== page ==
While he will always be known for his music career, RZA has established himself as an inspired voice in the film industry. Along with scoring memorable character actor parts (Funny People and American Gangster), the Wu-Tang Clan legend has established a visceral voice behind the director’s chair.
RZA’s debut (the hokey, but enjoyable Man with the Iron Fist) playfully conjures Wu-Tang’s kung-fu sensibility, while his follow-up (the overlooked Love Beats Rhymes) offers an emotionally-charged depiction of an aspiring rapper. Both efforts, while admittedly flawed, display a sharp and personal perspective, a foundation RZA ably builds upon with his latest endeavor Cut Throat City. While shaggy in its wide-eyed ambition, this heist-drama packs a potent thematic punch alongside its pulpy elements.
Cut Throat City follows four boyhood friends from New Orleans’ Lower Ninth Ward (Shameik Moore, Demetrius Shipp Jr., Denzel Whitaker, and Keean Johnson) who return after Hurricane Katrina to decimated homes, no jobs, and no help from FEMA. Out of options, they reluctantly turn to a local gangster, who offers them one shot at turning their situations around—by pulling off a dangerous heist in the heart of the city. When the job goes bad, the friends find themselves on the run, hunted by two relentless detectives and a neighborhood warlord who thinks they stole the heist money.
While the plot employs several heist movie cliches, screenwriter P.G. Cuschieri introduces an inspired narrative crux to center his devices around. The Hurricane Katrina zeitgeist isn’t an empty ploy, with Cuschieri utilizing the setting to confront the growing class divide pushing improvised communities away from a prosperous future. This is well-trudged territory, but RZA and Cuschieri seem well-aware of its circular nature. They wisely frame their narrative through the anvils of history and folklore, connecting the distinctly modern struggles to a lifetime of inequality. At it’s best, this well-flavored approach reaches grand and oftentimes poetic sentiments, presenting generational conceits through RZA’s alluring visual lens (his saturation of colors and kinetic framing leave a strong impression).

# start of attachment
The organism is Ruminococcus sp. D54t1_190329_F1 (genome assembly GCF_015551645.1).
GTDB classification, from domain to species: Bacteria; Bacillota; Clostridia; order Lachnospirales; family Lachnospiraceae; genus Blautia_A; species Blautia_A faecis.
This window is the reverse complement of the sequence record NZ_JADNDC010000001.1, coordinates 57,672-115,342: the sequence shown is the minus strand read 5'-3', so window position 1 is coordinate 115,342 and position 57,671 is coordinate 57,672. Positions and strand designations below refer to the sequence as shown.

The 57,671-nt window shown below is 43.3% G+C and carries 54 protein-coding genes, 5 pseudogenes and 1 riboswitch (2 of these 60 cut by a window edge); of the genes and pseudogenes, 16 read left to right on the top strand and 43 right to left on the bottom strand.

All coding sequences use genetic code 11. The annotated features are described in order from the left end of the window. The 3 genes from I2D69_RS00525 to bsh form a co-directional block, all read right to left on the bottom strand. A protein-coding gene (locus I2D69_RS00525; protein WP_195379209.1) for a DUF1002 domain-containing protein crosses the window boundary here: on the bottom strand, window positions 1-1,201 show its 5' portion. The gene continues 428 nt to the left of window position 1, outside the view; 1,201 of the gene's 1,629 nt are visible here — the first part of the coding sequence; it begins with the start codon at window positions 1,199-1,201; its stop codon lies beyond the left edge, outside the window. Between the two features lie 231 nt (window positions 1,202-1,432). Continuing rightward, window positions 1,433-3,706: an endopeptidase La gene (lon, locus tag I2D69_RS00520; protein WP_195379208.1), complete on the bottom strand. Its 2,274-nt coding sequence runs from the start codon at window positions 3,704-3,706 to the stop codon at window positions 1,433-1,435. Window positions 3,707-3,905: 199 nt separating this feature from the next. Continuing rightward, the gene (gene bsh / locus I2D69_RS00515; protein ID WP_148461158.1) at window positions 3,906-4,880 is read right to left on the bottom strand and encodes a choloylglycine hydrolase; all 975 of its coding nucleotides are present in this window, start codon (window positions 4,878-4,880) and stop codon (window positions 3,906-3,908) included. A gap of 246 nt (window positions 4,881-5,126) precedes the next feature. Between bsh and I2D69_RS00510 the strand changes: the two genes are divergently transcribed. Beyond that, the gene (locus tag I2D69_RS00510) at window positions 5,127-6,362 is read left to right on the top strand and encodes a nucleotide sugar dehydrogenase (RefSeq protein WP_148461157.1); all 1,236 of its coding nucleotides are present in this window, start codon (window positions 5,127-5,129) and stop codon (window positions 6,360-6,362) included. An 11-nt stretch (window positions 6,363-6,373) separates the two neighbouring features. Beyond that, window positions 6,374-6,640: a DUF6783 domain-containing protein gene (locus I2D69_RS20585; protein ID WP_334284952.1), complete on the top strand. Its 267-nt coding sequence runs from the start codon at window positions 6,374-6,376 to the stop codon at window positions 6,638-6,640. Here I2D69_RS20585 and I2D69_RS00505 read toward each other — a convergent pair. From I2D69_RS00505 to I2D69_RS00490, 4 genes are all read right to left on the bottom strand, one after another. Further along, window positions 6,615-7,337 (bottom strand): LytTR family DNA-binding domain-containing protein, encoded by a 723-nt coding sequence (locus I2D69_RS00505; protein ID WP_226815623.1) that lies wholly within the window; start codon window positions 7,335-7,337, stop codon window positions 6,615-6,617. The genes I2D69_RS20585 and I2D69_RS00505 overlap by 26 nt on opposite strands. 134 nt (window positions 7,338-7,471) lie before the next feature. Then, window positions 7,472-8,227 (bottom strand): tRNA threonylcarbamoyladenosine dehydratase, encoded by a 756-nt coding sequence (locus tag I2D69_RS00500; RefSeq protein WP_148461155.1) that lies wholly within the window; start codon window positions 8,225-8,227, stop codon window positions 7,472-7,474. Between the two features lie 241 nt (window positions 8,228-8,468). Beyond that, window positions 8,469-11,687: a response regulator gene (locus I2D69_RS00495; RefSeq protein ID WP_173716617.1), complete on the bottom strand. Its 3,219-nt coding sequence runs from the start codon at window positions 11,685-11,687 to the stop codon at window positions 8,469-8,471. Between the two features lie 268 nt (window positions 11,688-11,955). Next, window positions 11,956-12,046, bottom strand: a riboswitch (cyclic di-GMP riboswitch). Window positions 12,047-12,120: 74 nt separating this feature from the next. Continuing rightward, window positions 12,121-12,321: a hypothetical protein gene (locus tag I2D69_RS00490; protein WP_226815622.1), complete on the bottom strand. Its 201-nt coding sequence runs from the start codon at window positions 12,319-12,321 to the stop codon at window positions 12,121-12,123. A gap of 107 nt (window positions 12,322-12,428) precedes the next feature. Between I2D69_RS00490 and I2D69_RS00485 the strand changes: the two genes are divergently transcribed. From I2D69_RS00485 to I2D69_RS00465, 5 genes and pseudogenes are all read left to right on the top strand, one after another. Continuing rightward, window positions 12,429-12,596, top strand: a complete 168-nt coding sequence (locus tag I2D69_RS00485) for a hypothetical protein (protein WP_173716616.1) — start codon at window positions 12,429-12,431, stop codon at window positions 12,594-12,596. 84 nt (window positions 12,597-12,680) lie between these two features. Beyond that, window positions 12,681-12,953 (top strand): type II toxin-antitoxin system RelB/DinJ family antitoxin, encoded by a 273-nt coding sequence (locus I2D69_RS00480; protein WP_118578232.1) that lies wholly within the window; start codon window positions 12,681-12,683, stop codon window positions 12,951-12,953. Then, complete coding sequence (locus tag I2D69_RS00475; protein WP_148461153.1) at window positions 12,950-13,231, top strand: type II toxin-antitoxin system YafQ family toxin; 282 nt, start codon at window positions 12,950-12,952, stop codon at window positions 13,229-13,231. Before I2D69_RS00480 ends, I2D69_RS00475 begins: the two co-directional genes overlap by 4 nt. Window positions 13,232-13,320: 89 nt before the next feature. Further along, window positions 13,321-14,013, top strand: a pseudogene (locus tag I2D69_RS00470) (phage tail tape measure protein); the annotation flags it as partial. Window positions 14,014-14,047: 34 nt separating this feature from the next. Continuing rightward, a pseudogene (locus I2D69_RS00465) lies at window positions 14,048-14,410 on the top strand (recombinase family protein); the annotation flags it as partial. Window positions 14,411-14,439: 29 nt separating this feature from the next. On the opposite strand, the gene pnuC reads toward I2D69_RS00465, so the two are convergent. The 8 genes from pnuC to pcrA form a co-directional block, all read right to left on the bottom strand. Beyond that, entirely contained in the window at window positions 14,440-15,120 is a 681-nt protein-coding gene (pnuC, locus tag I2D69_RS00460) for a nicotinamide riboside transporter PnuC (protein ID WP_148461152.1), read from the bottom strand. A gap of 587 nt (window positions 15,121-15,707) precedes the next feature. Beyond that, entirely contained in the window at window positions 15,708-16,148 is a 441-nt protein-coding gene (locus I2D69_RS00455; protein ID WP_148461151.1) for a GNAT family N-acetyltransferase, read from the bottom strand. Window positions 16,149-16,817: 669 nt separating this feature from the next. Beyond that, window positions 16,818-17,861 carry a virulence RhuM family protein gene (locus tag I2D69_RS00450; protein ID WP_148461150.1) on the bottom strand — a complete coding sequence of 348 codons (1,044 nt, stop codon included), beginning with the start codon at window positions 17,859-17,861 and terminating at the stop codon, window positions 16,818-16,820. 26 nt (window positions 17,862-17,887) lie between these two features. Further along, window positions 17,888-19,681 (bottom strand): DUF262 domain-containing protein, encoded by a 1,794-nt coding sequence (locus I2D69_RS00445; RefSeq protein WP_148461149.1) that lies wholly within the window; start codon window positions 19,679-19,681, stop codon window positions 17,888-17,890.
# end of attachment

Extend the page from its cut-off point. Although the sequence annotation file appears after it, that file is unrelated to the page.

Cut Throat City’s massive cast features a bounty of assured performances. Most of them range from dramatically sincere turns (Shameik Moore and Demetrius Shipp Jr. display solid acting chops) to downright campy showcases (T.I., Terrance Howard, and Ethan Hawke chew the scenery with an infectious glee). This electric mixture would be tonally confused in the wrong hands, but RZA’s deft handling blends these elements cohesively. He meshes pulpy thrills with genuine dramatic steaks, thoughtfully building dimension for the film’s four underdog figures to flourish with.
Similar to RZA’s previous efforts, Cut Throat City presents itself in a shaggy final form. Cuschieri’s thematic ambitions often clash with the jam-packed narrative, as the massive rogue’s gallery of characters distract from the script’s finite thesis (Eiza Gonzalez has nothing to do as a straight-laced cop). New subplots are introduced at a nonstop pace in the second half, bloating a web of threads that Cuschieri never gets complete hold of. I also wish RZA refined the film’s focus, with our affable leads taking a backseat role in the second half to the grander plot elements.
That being said, Cut Throat City‘s falterings still register a certain earnestness, with RZA and company displaying a bold roller coaster ride that cleverly subverts genre conventions. It’s encouraging to see continued growth from RZA onscreen, and I can’t see what the star has in store next for audiences.
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